Do wild animals enjoy recreational drugs as much as humans? The vervet monkey might:
Sometimes called green monkeys, they are native to Africa, but a handful of isolated groups wound up scattered across islands in the Caribbean. In the 18th and 19th Centuries, slavers often took the monkeys as pets, and when their ships landed in the new world, the monkeys easily escaped or were intentionally released. There, free of most of their predators, the small primates adapted quite well to tropical island life. For 300 years, the animals lived in an environment dominated by sugar cane plantations. And when the sugar cane was burned, or occasionally fermented before harvest, it became a treat for the monkeys. As they became accustomed to the ethanol in the fermented cane juice, the monkeys may have developed both a taste and tolerance for alcohol. …
Descendants of those introduced monkeys have since been studied so that we can understand more about their boozy behavior. One study found that nearly one in five monkeys preferred a cocktail of alcohol mixed with sugar water over a sip of sugar water alone. Intriguingly, younger individuals were more likely to drink than older individuals, and most of the drinking was done by teenagers of both sexes. The researchers, led by Jorge Juarez of Universidad Nacional Autonoma de Mexico, suspect that older monkeys shun alcohol because of the stresses of monkey politics. “It is [possible] that adults drink less because they have to be more alert and perceptive of the social dynamics of the group.” In other words, at some point the monkeys leave their days of heavy drinking and hangovers behind and start acting like adults.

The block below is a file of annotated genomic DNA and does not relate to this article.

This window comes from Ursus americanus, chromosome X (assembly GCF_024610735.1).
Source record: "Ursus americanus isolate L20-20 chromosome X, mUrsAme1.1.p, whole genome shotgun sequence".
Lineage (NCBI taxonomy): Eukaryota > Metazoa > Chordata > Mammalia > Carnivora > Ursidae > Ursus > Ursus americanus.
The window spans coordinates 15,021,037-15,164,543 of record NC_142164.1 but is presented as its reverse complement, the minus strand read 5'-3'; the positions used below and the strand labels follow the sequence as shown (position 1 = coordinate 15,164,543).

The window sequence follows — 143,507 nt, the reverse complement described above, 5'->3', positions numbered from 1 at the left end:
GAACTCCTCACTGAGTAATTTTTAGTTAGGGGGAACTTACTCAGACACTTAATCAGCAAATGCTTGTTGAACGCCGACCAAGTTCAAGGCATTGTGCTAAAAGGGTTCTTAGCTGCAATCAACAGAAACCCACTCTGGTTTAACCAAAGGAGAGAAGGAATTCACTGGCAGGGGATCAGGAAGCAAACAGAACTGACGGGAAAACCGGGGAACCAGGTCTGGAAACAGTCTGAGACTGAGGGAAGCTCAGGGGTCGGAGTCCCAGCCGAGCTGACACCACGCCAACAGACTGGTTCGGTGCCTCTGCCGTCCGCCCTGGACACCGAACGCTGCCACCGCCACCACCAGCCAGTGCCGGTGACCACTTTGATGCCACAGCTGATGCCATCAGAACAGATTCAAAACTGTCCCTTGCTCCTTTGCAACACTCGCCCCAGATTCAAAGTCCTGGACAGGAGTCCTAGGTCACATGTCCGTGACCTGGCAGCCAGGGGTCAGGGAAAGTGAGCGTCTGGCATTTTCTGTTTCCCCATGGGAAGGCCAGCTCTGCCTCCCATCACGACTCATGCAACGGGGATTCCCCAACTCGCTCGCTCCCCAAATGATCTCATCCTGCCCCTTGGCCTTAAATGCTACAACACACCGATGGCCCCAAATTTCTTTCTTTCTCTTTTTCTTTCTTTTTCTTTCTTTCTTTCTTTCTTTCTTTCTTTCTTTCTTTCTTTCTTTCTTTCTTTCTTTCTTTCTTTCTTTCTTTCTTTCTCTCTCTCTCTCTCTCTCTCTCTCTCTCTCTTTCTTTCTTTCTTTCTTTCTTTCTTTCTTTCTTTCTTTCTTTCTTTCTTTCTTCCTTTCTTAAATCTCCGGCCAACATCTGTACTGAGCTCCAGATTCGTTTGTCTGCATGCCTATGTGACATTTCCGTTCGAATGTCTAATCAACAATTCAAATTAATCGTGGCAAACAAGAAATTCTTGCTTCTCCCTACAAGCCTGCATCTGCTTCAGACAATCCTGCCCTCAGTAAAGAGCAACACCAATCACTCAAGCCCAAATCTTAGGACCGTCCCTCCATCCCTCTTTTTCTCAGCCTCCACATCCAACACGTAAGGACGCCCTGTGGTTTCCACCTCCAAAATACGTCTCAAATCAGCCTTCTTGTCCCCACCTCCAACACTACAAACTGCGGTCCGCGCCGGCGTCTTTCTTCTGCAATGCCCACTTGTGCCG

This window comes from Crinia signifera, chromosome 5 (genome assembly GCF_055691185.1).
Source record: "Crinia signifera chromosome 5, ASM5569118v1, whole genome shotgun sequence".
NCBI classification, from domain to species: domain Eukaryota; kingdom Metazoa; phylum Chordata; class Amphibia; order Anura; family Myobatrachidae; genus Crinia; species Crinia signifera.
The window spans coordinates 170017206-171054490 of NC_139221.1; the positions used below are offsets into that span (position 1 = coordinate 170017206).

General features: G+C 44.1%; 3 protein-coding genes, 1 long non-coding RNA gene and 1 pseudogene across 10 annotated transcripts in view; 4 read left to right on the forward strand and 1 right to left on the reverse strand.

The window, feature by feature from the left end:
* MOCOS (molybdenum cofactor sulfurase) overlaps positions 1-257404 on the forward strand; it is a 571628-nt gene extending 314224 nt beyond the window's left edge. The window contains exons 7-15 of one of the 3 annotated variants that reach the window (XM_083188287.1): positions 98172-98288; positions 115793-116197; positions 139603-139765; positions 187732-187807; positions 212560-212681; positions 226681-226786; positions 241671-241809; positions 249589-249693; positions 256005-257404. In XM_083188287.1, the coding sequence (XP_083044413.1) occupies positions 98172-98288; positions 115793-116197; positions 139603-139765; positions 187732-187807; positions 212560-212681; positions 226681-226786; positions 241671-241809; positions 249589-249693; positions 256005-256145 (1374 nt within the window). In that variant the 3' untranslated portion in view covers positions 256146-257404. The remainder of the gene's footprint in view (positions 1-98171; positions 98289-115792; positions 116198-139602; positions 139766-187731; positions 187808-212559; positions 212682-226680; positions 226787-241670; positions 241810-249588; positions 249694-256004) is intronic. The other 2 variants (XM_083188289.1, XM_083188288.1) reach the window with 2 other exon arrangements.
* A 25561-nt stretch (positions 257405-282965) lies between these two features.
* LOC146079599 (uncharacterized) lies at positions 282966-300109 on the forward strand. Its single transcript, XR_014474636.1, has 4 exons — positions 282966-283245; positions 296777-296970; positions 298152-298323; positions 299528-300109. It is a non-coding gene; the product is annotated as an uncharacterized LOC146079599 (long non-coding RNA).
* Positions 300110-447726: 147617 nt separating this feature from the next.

(Image of a vervet monkey with sugar cane via Robert Neff)